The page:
This Old House Salvage-Style Projects: Pier Mirror

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Photo by Kristine Larsen

Stylelist Home is proud to present a project-a-day from the fabulous new book This Old House Salvage Style Projects.

Inspired by the grand pier mirrors that graced the entertaining quarters in homes during the Victorian era, this stunning mirror is a creative DIY take on the classic piece that combines traditional ornate detailing with modern good looks. An oversize mirror propped against a wall not only makes a bold statement but it also helps reflect light in a room and gives the illusion of space. Antique mirrors come with a high price tag so this replica is a budget-friendly alternative.

TIME: 6+ Hours
COST: $510
SKILL LEVEL: Difficult

SUPPLIES:
The entablature top from a door casing
Fluted pilasters
Plinth blocks
Bead molding
Mirror glass
1/2 Inch plywood
2x Board
2 5/8- Inch pocket-hole screws
Construction adhesive
1-Inch and 2-inch deck screws
Wood glue
Oil-based primer
Gloss oil-based enamel
Sandpaper
Mirror mastic

TOOLS:
Drill/driver
Pocket-hole jig
Caulk gun
Clamps
Paintbrush

Step 1: Dry-fit the parts.
Arrange the precut pilaster frame around the mirror. Lay a 2x board that's slightly thicker than the rest of the frame's parts across the top to support the entablature. My entablature had mitered corners that used to wrap the sides of the door casing, so I sized the 2x board to match the width of its back.

Step 2: Assemble the mirror frame.
Join the pilasters to the plinths by driving in pocket-hole screws on the diagonal along the backs of the wood. Use your drill/driver and a pocket-hole jig to bore the holes. Then join the 2x top to the pilaster's ends.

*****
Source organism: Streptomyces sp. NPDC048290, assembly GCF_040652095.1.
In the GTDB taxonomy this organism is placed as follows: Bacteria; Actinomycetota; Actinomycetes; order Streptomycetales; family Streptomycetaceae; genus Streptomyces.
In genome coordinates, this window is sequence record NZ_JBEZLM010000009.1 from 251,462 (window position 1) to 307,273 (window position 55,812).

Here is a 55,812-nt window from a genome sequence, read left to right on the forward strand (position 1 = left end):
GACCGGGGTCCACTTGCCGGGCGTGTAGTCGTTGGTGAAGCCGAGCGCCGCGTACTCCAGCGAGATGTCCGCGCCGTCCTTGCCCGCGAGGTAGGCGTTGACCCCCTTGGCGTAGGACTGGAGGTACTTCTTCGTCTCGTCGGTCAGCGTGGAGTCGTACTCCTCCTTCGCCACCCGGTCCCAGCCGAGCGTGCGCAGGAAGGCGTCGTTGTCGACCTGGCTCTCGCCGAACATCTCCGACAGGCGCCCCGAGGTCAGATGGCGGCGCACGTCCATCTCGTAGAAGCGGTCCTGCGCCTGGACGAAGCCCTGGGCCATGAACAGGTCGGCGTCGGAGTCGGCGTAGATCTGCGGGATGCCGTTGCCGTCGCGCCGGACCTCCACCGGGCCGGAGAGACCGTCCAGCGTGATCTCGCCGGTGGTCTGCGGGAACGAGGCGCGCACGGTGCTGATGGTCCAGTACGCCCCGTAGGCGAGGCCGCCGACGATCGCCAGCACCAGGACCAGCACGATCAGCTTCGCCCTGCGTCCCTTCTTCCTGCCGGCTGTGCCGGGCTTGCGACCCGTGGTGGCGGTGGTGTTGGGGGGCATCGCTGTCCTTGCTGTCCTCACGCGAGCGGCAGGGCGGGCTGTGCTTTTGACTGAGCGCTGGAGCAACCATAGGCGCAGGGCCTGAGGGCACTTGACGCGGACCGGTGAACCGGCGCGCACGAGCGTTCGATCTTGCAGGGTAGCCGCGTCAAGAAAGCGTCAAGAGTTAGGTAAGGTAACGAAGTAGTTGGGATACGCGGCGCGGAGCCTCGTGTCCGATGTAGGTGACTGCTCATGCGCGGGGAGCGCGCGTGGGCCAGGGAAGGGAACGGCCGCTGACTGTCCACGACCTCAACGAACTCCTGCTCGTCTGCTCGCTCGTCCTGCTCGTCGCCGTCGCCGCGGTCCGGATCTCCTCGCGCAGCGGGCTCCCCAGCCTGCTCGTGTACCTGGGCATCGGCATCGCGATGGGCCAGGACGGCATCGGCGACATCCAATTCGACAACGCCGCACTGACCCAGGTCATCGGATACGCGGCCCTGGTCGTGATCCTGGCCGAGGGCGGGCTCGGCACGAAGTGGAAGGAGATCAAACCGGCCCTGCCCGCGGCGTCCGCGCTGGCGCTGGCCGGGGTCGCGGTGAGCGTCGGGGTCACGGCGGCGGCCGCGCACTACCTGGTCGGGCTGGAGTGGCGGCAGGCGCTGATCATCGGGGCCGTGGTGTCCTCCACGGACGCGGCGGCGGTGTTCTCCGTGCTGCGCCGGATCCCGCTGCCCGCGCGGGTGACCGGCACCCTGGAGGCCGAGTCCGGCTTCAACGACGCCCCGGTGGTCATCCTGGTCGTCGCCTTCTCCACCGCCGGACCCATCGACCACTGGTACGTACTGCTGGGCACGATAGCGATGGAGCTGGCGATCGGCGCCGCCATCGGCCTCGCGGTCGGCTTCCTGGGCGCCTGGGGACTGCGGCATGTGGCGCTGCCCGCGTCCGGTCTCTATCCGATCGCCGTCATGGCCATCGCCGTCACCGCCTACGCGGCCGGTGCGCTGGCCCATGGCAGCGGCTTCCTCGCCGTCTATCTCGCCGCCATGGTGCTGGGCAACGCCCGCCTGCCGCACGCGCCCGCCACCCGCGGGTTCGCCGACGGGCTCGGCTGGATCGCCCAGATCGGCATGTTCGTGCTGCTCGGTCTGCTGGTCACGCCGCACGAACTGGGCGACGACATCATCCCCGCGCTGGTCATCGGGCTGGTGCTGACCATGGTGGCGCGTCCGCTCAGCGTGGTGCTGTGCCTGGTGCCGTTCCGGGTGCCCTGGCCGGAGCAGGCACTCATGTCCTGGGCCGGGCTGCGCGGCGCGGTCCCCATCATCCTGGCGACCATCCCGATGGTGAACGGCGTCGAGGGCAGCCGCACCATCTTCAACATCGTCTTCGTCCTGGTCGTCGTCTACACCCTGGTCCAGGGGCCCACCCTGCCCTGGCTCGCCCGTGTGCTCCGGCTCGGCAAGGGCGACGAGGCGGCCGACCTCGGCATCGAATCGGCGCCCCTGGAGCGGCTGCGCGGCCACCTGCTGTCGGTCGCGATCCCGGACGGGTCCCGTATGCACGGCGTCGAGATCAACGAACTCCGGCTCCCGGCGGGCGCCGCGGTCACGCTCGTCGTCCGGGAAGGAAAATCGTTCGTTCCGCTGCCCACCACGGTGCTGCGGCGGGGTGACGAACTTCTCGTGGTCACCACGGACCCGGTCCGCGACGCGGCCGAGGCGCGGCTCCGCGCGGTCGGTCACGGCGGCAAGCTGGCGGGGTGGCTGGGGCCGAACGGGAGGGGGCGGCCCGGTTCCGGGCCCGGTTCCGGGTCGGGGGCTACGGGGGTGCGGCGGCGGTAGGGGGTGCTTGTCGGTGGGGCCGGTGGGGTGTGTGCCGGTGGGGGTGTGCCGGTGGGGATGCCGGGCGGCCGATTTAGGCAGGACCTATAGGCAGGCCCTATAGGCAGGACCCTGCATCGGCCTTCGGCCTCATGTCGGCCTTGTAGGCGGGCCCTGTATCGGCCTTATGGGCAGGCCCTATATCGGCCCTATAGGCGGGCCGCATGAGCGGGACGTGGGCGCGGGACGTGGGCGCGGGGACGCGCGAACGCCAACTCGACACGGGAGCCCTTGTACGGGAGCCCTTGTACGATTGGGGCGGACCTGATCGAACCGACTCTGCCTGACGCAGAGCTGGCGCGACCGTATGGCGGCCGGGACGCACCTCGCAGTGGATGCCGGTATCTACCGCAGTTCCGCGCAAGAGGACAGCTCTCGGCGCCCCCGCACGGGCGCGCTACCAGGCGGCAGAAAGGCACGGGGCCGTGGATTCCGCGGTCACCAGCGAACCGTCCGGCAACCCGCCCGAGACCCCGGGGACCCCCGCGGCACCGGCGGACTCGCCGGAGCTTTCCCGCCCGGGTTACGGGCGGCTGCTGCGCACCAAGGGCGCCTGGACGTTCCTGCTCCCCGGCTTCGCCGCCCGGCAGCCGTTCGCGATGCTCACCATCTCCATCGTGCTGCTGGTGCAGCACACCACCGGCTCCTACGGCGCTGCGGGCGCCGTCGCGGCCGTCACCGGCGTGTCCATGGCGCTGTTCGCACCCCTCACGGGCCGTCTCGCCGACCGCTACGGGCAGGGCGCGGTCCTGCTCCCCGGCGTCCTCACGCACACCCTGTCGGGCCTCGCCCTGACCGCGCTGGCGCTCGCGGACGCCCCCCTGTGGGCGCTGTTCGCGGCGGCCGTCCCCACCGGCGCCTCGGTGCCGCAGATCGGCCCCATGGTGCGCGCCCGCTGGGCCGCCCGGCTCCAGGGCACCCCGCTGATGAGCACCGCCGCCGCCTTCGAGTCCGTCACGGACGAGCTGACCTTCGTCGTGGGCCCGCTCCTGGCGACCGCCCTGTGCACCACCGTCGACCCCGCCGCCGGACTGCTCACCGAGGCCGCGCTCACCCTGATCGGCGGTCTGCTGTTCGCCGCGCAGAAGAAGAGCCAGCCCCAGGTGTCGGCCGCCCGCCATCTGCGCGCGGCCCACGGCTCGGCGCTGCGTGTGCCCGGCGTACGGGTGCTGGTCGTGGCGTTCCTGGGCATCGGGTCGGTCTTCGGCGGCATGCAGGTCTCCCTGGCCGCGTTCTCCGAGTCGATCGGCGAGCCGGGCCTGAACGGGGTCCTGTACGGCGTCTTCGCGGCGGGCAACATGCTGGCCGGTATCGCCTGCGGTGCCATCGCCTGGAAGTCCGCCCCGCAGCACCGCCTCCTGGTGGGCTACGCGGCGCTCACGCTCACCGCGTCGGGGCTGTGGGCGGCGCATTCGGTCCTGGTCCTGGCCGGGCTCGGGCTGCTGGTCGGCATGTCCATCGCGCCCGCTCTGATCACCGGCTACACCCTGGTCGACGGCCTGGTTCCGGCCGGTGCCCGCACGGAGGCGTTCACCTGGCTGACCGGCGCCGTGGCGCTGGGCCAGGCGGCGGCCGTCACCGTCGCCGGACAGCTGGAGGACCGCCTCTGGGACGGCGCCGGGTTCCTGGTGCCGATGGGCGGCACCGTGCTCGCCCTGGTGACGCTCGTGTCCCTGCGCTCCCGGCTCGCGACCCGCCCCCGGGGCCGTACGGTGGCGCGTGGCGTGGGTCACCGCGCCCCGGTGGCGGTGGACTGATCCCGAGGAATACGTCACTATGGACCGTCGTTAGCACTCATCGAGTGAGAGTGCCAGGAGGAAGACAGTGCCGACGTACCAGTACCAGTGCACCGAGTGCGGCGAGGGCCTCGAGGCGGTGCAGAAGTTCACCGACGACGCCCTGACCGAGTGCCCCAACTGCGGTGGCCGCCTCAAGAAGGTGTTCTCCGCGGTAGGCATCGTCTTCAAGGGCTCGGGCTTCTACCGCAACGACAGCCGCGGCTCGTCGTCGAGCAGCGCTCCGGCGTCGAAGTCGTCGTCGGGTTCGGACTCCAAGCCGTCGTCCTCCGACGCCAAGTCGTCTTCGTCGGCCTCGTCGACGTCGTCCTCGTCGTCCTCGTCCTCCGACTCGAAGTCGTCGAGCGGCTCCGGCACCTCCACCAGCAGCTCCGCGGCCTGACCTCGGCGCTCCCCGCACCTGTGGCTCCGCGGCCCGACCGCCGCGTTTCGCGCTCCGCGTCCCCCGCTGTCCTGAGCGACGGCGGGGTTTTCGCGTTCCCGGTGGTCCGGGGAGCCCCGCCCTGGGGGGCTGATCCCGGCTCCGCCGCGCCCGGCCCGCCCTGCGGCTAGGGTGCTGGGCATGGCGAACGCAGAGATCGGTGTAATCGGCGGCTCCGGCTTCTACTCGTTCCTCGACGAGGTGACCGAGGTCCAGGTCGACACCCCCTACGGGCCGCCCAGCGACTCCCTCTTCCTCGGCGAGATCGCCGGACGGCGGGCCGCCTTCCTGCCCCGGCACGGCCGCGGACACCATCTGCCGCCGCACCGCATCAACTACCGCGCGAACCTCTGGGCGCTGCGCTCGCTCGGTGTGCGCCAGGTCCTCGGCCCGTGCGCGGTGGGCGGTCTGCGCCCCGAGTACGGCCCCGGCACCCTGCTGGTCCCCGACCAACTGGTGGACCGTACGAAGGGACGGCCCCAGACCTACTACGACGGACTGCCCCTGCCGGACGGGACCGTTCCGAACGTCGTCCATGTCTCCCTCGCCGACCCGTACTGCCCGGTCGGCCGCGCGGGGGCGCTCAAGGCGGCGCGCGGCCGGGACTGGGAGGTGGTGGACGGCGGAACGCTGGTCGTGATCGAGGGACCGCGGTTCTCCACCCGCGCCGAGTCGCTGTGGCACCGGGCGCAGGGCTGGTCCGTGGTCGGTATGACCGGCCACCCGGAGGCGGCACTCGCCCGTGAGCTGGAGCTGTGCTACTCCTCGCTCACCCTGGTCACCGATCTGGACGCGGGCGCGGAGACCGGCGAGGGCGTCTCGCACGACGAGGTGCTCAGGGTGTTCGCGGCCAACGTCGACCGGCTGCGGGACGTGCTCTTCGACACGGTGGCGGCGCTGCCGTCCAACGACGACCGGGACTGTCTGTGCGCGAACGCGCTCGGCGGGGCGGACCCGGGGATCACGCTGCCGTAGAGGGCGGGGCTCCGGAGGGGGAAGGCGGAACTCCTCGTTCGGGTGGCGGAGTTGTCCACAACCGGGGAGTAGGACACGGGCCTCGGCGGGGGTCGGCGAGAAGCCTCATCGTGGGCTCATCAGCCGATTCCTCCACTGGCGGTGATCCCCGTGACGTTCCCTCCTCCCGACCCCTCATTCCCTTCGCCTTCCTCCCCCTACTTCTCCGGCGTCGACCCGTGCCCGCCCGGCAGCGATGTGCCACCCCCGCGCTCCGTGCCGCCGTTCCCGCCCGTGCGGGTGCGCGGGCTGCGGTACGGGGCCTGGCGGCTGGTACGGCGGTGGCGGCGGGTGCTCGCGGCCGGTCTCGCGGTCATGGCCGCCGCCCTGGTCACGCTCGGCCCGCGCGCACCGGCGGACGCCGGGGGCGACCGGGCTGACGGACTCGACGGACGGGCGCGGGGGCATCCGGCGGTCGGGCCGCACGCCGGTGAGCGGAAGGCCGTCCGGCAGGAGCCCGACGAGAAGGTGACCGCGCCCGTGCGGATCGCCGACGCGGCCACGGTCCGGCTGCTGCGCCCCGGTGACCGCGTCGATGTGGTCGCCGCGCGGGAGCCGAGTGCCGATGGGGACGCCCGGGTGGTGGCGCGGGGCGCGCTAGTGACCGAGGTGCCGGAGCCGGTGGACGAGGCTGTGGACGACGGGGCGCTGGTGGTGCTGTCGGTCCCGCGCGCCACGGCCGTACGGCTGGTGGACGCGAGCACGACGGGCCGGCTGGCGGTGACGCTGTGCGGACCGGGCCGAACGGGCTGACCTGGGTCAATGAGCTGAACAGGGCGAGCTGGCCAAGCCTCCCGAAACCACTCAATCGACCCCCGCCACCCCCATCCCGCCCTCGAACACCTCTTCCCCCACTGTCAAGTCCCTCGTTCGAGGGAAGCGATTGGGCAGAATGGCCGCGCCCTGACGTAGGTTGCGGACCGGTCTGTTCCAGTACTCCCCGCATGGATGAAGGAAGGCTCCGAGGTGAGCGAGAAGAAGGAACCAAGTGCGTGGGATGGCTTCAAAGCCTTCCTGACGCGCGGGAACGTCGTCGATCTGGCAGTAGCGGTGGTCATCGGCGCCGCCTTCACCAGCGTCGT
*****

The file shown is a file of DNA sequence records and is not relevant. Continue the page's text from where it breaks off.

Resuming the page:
Step 3: Apply glue to the frame's back.
Use a caulk gun to squeeze a bead of construction adhesive along the back.

Step 4: Secure the plywood back to the frame.
Adhere the panel. Drive 1-inch deck screws into the four corners and every 8 inches along the top, sides, and bottom of the back panel.

Step 5: Adhere the entablature.
Flip the frame faceup, and use the construction adhesive to affix the decorative entablature to the 2x top. Secure with clamps.

Step 6: Complete the entablature top.
Flip the frame facedown again, and reinforce the glue by driving 2-inch deck screws through the back of the 2x board. If your entablature has mitered corners, secure them with wood glue so that they wrap the board's ends.

Step 7: Paint the frame.
Brush on an oil-based enamel to give the piece a lacquer-like finish. Be sure to first prime the entablature top if it has been stripped of its old paint or has been stained, as mine was. Sand between coats.

Step 8: Add the mirror glass and bead molding.
Adhere the mirror, using special glue called mirror mastic. Enlist a friend to help ease the glass in place. Cover its edges with bead molding affixed to the frame with wood glue. Now stand the mirror where it'll brighten both the room and your mood.

This project is from the new book This Old House Salvage Style Projects.

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